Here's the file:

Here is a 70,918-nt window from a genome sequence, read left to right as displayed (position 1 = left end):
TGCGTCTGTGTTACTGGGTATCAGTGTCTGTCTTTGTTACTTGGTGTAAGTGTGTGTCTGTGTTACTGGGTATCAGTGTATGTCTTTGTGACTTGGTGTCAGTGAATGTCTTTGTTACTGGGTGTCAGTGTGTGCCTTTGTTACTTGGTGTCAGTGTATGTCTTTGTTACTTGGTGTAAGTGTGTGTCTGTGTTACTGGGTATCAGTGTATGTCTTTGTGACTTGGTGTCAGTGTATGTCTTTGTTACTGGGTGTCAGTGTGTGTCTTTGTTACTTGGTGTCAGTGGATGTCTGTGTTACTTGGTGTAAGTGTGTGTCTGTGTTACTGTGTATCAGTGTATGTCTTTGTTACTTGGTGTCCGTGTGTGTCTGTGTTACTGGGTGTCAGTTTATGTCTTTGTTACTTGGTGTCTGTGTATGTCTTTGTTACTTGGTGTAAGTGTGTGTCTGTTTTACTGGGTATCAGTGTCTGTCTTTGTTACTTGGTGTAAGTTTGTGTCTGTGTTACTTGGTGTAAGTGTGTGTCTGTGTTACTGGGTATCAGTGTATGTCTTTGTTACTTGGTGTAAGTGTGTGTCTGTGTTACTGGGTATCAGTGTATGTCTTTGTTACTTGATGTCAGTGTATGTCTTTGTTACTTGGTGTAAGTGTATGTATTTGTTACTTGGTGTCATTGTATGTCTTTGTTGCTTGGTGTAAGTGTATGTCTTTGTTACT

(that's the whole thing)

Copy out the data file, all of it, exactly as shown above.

Here is a 70,918-nt window from a genome sequence, read left to right as displayed (position 1 = left end):
TGCGTCTGTGTTACTGGGTATCAGTGTCTGTCTTTGTTACTTGGTGTAAGTGTGTGTCTGTGTTACTGGGTATCAGTGTATGTCTTTGTGACTTGGTGTCAGTGAATGTCTTTGTTACTGGGTGTCAGTGTGTGCCTTTGTTACTTGGTGTCAGTGTATGTCTTTGTTACTTGGTGTAAGTGTGTGTCTGTGTTACTGGGTATCAGTGTATGTCTTTGTGACTTGGTGTCAGTGTATGTCTTTGTTACTGGGTGTCAGTGTGTGTCTTTGTTACTTGGTGTCAGTGGATGTCTGTGTTACTTGGTGTAAGTGTGTGTCTGTGTTACTGTGTATCAGTGTATGTCTTTGTTACTTGGTGTCCGTGTGTGTCTGTGTTACTGGGTGTCAGTTTATGTCTTTGTTACTTGGTGTCTGTGTATGTCTTTGTTACTTGGTGTAAGTGTGTGTCTGTTTTACTGGGTATCAGTGTCTGTCTTTGTTACTTGGTGTAAGTTTGTGTCTGTGTTACTTGGTGTAAGTGTGTGTCTGTGTTACTGGGTATCAGTGTATGTCTTTGTTACTTGGTGTAAGTGTGTGTCTGTGTTACTGGGTATCAGTGTATGTCTTTGTTACTTGATGTCAGTGTATGTCTTTGTTACTTGGTGTAAGTGTATGTATTTGTTACTTGGTGTCATTGTATGTCTTTGTTGCTTGGTGTAAGTGTATGTCTTTGTTACT